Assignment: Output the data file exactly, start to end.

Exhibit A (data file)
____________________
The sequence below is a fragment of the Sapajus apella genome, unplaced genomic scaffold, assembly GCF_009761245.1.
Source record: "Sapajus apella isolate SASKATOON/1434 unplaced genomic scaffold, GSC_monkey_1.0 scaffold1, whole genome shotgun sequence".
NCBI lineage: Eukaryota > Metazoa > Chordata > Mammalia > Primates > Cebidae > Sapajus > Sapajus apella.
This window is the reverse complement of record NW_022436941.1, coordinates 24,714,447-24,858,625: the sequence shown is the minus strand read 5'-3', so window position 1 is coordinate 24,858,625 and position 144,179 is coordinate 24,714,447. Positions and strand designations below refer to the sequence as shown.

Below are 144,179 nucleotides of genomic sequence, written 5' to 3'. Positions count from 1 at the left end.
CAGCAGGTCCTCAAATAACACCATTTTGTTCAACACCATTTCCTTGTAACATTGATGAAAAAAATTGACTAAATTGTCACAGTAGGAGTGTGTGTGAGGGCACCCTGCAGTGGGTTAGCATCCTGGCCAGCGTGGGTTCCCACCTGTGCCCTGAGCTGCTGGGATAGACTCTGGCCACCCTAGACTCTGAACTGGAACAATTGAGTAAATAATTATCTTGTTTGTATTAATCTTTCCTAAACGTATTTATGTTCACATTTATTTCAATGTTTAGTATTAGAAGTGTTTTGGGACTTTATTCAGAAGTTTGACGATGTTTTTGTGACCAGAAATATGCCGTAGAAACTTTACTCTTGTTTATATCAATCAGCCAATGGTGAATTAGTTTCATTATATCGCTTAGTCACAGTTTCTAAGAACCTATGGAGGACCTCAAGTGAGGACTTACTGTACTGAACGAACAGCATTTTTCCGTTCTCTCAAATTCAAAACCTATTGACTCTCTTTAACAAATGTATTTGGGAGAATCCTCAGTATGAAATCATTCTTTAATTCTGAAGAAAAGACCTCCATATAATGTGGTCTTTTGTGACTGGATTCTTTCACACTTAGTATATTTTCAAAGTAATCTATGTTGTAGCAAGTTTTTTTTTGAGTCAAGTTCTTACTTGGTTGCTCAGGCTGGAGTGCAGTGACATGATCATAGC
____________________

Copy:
The sequence below is a fragment of the Sapajus apella genome, unplaced genomic scaffold, assembly GCF_009761245.1.
Source record: "Sapajus apella isolate SASKATOON/1434 unplaced genomic scaffold, GSC_monkey_1.0 scaffold1, whole genome shotgun sequence".
NCBI lineage: Eukaryota > Metazoa > Chordata > Mammalia > Primates > Cebidae > Sapajus > Sapajus apella.
This window is the reverse complement of record NW_022436941.1, coordinates 24,714,447-24,858,625: the sequence shown is the minus strand read 5'-3', so window position 1 is coordinate 24,858,625 and position 144,179 is coordinate 24,714,447. Positions and strand designations below refer to the sequence as shown.

Below are 144,179 nucleotides of genomic sequence, written 5' to 3'. Positions count from 1 at the left end.
CAGCAGGTCCTCAAATAACACCATTTTGTTCAACACCATTTCCTTGTAACATTGATGAAAAAAATTGACTAAATTGTCACAGTAGGAGTGTGTGTGAGGGCACCCTGCAGTGGGTTAGCATCCTGGCCAGCGTGGGTTCCCACCTGTGCCCTGAGCTGCTGGGATAGACTCTGGCCACCCTAGACTCTGAACTGGAACAATTGAGTAAATAATTATCTTGTTTGTATTAATCTTTCCTAAACGTATTTATGTTCACATTTATTTCAATGTTTAGTATTAGAAGTGTTTTGGGACTTTATTCAGAAGTTTGACGATGTTTTTGTGACCAGAAATATGCCGTAGAAACTTTACTCTTGTTTATATCAATCAGCCAATGGTGAATTAGTTTCATTATATCGCTTAGTCACAGTTTCTAAGAACCTATGGAGGACCTCAAGTGAGGACTTACTGTACTGAACGAACAGCATTTTTCCGTTCTCTCAAATTCAAAACCTATTGACTCTCTTTAACAAATGTATTTGGGAGAATCCTCAGTATGAAATCATTCTTTAATTCTGAAGAAAAGACCTCCATATAATGTGGTCTTTTGTGACTGGATTCTTTCACACTTAGTATATTTTCAAAGTAATCTATGTTGTAGCAAGTTTTTTTTTGAGTCAAGTTCTTACTTGGTTGCTCAGGCTGGAGTGCAGTGACATGATCATAGC